The measurement signals from the two instruments are acquired by an A/D board “Mantracourt
SGA/A & SGA/D” and processed in Matlab environment, in order to express forces and velocity.
Fig. 2. The British Pendulum Evo
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Description of Tread Specimen and Road Surface
The tire tread specimens, selected for the experimental campaign, belong to three tire compounds
with different optimal working conditions. Such compounds have been chosen with the aim to
evaluate the influence of the tire material properties on the friction with a road characterized by a
known roughness and wavelength. The thickness of specimens is equal to 5 mm, whereas height and
width are both equal to 25 mm. The rubber parallelepipeds are glued to a specimen holder by means
of an ethyl-cyanoacrylate glue being careful that the specimen leading edge is aligned to the
specimen holder one, in order to guarantee the identical geometrical conditions for each test.
Fig. 3. a) Storage Modulus of tire tread specimens vs frequency. b) tan( ) of tire tread specimens vs
The properties of the specimen have been obtained by means of dynamic mechanic analysis
(DMA) test, resulting in diagrams of the storage modulus and tan( ) versus frequency, as shown in
Before starting the test campaign, the load cell should be calibrated in order to remove the eventual
offsets. The calibration procedure consists of two steps. In the first step, the road is not placed in the
tank and the arm is positioned horizontally to calibrate the Fz (Fig. 4), in order to allow the load cell
to measure all the forces along the x direction, according to the local reference system in Fig. 4. In
the second step the arm is positioned vertically to calibrate the Fx (Fig. 4). The load cell therefore
measures all the forces in the z direction of the local reference system.
Fig. 4. Load cell reference system
Then, the road is positioned in the tank and the sliding length is set equal to the nominal value of
50 mm by the endless screw.
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During the sliding, the tread specimens deposited rubber particles on the road, due to the friction.
Furthermore, the wear of the tread specimens and the “rubberization” of the road were observed.
Such phenomena should be taken into account in order to keep both the boundary condition and the
working parameters as constant as possible. Therefore, the data were acquired for 50 oscillations
observed for each new specimen, making the results repeatable. Moreover, due to the
“rubberization”, the road surface has been periodically cleaned by means of a metal brush.
The test plan was structured according to the following table:
Table 1. Variables examined during the acquisition session
Sliding Length [mm]
Spring Stiffness [N]
As previously mentioned, the tests have been performed using springs with different stiffness in
order to investigate the influence of pressure acting on the tread specimens. Fig. 5 shows the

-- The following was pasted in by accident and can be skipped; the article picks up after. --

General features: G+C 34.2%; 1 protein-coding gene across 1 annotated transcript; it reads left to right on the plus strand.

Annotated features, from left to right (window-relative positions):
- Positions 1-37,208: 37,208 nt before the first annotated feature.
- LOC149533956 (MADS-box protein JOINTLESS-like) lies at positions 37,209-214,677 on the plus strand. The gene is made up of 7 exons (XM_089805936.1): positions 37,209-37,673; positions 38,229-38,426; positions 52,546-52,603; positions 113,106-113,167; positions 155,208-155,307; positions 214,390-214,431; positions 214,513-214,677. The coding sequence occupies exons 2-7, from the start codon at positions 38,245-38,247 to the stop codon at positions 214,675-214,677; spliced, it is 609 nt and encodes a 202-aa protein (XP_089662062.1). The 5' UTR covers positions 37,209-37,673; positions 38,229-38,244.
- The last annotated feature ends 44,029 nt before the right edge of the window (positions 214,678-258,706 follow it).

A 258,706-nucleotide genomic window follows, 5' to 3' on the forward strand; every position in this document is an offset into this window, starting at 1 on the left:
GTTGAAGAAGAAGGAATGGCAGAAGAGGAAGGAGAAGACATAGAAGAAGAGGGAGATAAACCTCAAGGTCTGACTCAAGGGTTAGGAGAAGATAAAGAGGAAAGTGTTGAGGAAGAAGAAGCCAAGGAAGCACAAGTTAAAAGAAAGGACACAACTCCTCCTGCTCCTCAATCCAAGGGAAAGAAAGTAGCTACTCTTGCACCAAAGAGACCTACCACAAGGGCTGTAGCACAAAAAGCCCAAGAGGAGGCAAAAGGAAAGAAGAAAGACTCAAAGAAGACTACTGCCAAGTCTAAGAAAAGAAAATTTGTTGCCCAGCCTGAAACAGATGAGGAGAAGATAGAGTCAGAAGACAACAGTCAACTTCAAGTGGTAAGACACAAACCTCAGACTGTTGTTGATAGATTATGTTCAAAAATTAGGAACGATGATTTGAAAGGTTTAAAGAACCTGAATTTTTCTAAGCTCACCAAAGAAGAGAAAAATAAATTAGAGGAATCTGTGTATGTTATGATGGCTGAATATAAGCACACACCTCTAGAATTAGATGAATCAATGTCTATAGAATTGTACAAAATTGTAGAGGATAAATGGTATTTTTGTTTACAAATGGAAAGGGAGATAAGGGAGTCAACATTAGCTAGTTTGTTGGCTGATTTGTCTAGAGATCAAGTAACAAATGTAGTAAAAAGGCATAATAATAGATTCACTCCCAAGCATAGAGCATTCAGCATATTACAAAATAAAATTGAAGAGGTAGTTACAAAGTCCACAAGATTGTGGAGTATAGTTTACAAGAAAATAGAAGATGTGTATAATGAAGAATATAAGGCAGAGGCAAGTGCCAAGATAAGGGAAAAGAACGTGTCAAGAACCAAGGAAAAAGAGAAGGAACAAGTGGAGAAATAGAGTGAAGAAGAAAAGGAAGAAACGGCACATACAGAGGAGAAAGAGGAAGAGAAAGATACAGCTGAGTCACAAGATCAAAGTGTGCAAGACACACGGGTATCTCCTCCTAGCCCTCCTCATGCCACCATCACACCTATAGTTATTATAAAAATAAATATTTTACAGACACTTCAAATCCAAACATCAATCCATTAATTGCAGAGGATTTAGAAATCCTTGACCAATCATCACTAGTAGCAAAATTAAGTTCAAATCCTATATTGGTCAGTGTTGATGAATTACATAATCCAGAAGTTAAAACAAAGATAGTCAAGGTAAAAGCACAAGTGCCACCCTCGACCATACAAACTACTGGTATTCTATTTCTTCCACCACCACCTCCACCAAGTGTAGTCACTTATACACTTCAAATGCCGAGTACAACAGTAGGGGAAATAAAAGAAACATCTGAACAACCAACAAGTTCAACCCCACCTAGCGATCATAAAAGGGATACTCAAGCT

pressure distribution in the contact patch for a stiffness equal to 50 N. According to Fig. 5, the
nominal area of the specimen is shown in grey, whereas the contact patch is represented by colours.
Fig. 5. Pressure distribution in the contact patch for a stiffness equal to 50 N. Specimen sliding is in
x axis direction
Postprocessing and Results
In order to process the acquired data, it is worth understanding the involved forces, and which of
them are effectively read by the load cell. Thus, a lunch was made without positioning the road in
the thank, and in this case, the forces read by the cell were therefore only the inertial forces (the
friction forces are not involved). Such inertial forces should be subtracted by the forces acquired
during the sliding of the tire tread on the road. For the sake of illustration, the signal acquired for
only one specimen is shown in Fig. 6, in terms of Fx, Fz and sliding velocity.
Fig. 6. An example of acquired signals
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The following figure shows the friction coefficient (µ) obtained as the ratio between tangential
forces (Fx) and normal forces (Fz) in the contact zone.
25 30 35 40 45 50 55 60 65 70
P = 50 N v = 1.5 m/s
Fig. 7. Friction coefficient (µ) vs temperature (T) and velocity (v) for the compounds tested
According to Fig. 7, the results of the preliminary acquisitions show the influence of the contact
pressure on the friction coefficient. This effect may be due to both the saturation of the contact patch
and to percentage strain effect on the material behavior . Moreover, the friction coefficient
changes with the temperature and sliding velocity depending on the material mechanics properties
(Storage Modulus and Loss factor). More detailed analysis will object of following testing
An evolved version of the classic “British Pendulum” machine for the tribological analysis has been
developed to test different tires tread by varying the types of asphalt, sliding velocity, contact
pressure, and temperature. In this paper, the test procedure and the preliminary results of a test
campaign are described. The results show the influence of the variables (i.e., compound, pressure,
temperature, sliding velocity) on the friction coefficient. In conclusion, the “British Pendulum
EVO” can be used to investigate the phenomena involved in the interaction between two bodies,
finding large application in the automotive field.
The authors thank Mr. Gennaro Stingo and Mr. Giuseppe Iovino for their fundamental technical
support during the testing and bench development stages.